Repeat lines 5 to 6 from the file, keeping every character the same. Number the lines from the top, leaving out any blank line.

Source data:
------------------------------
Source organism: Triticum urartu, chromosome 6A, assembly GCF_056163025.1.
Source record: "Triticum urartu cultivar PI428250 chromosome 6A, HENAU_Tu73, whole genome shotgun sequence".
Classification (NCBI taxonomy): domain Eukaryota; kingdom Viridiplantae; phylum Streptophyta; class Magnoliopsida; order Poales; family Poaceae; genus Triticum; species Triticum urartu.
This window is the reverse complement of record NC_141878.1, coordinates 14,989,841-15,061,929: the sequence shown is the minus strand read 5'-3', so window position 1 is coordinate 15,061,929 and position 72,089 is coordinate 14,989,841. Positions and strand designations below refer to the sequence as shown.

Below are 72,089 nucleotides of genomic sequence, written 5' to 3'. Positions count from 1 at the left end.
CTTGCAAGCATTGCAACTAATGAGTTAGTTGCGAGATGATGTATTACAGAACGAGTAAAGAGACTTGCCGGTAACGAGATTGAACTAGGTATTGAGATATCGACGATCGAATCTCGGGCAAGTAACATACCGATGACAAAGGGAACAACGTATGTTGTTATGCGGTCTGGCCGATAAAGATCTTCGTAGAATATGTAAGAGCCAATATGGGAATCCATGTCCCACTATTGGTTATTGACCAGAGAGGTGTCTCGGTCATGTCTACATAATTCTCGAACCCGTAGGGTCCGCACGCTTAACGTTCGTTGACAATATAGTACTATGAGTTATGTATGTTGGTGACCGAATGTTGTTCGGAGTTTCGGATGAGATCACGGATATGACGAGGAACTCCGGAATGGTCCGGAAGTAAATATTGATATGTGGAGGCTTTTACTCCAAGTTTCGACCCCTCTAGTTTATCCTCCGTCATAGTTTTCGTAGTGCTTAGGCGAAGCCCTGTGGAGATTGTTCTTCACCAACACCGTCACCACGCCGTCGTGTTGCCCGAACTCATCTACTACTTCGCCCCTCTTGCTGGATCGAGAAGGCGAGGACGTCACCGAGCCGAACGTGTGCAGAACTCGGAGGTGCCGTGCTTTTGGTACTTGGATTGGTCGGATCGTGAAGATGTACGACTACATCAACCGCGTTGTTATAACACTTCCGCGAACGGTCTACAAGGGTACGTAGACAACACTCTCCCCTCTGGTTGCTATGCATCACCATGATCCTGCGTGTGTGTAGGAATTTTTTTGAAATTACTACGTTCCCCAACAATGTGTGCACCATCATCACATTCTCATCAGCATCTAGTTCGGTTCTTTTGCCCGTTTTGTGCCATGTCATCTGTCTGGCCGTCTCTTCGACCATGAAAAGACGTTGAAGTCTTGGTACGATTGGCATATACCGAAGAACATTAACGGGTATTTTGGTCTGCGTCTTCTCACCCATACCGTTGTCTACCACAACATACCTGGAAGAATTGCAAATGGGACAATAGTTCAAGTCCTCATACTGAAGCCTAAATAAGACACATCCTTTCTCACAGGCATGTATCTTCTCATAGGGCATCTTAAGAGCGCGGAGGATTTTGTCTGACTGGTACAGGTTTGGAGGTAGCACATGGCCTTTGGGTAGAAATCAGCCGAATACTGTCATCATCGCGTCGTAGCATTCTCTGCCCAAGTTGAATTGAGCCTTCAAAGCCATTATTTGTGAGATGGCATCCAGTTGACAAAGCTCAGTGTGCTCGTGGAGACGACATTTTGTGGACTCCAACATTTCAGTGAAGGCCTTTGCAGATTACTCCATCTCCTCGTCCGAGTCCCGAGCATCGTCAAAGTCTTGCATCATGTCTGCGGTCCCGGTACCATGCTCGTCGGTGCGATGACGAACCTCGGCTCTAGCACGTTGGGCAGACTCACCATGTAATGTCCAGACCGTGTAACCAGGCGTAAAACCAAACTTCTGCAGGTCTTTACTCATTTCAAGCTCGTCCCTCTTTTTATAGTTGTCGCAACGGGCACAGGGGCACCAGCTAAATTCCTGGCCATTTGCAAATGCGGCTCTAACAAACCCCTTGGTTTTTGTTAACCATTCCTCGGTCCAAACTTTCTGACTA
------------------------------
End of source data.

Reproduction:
Below are 72,089 nucleotides of genomic sequence, written 5' to 3'. Positions count from 1 at the left end.
CTTGCAAGCATTGCAACTAATGAGTTAGTTGCGAGATGATGTATTACAGAACGAGTAAAGAGACTTGCCGGTAACGAGATTGAACTAGGTATTGAGATATCGACGATCGAATCTCGGGCAAGTAACATACCGATGACAAAGGGAACAACGTATGTTGTTATGCGGTCTGGCCGATAAAGATCTTCGTAGAATATGTAAGAGCCAATATGGGAATCCATGTCCCACTATTGGTTATTGACCAGAGAGGTGTCTCGGTCATGTCTACATAATTCTCGAACCCGTAGGGTCCGCACGCTTAACGTTCGTTGACAATATAGTACTATGAGTTATGTATGTTGGTGACCGAATGTTGTTCGGAGTTTCGGATGAGATCACGGATATGACGAGGAACTCCGGAATGGTCCGGAAGTAAATATTGATATGTGGAGGCTTTTACTCCAAGTTTCGACCCCTCTAGTTTATCCTCCGTCATAGTTTTCGTAGTGCTTAGGCGAAGCCCTGTGGAGATTGTTCTTCACCAACACCGTCACCACGCCGTCGTGTTGCCCGAACTCATCTACTACTTCGCCCCTCTTGCTGGATCGAGAAGGCGAGGACGTCACCGAGCCGAACGTGTGCAGAACTCGGAGGTGCCGTGCTTTTGGTACTTGGATTGGTCGGATCGTGAAGATGTACGACTACATCAACCGCGTTGTTATAACACTTCCGCGAACGGTCTACAAGGGTACGTAGACAACACTCTCCCCTCTGGTTGCTATGCATCACCATGATCCTGCGTGTGTGTAGGAATTTTTTTGAAATTACTACGTTCCCCAACAATGTGTGCACCATCATCACATTCTCATCAGCATCTAGTTCGGTTCTTTTGCCCGTTTTGTGCCATGTCATCTGTCTGGCCGTCTCTTCGACCATGAAAAGACGTTGAAGTCTTGGTACGATTGGCATATACCGAAGAACATTAACGGGTATTTTGGTCTGCGTCTTCTCACCCATACCGTTGTCTACCACAACATACCTGGAAGAATTGCAAATGGGACAATAGTTCAAGTCCTCATACTGAAGCCTAAATAAGACACATCCTTTCTCACAGGCATGTATCTTCTCATAGGGCATCTTAAGAGCGCGGAGGATTTTGTCTGACTGGTACAGGTTTGGAGGTAGCACATGGCCTTTGGGTAGAAATCAGCCGAATACTGTCATCATCGCGTCGTAGCATTCTCTGCCCAAGTTGAATTGAGCCTTCAAAGCCATTATTTGTGAGATGGCATCCAGTTGACAAAGCTCAGTGTGCTCGTGGAGACGACATTTTGTGGACTCCAACATTTCAGTGAAGGCCTTTGCAGATTACTCCATCTCCTCGTCCGAGTCCCGAGCATCGTCAAAGTCTTGCATCATGTCTGCGGTCCCGGTACCATGCTCGTCGGTGCGATGACGAACCTCGGCTCTAGCACGTTGGGCAGACTCACCATGTAATGTCCAGACCGTGTAACCAGGCGTAAAACCAAACTTCTGCAGGTCTTTACTCATTTCAAGCTCGTCCCTCTTTTTATAGTTGTCGCAACGGGCACAGGGGCACCAGCTAAATTCCTGGCCATTTGCAAATGCGGCTCTAACAAACCCCTTGGTTTTTGTTAACCATTCCTCGGTCCAAACTTTCTGACTA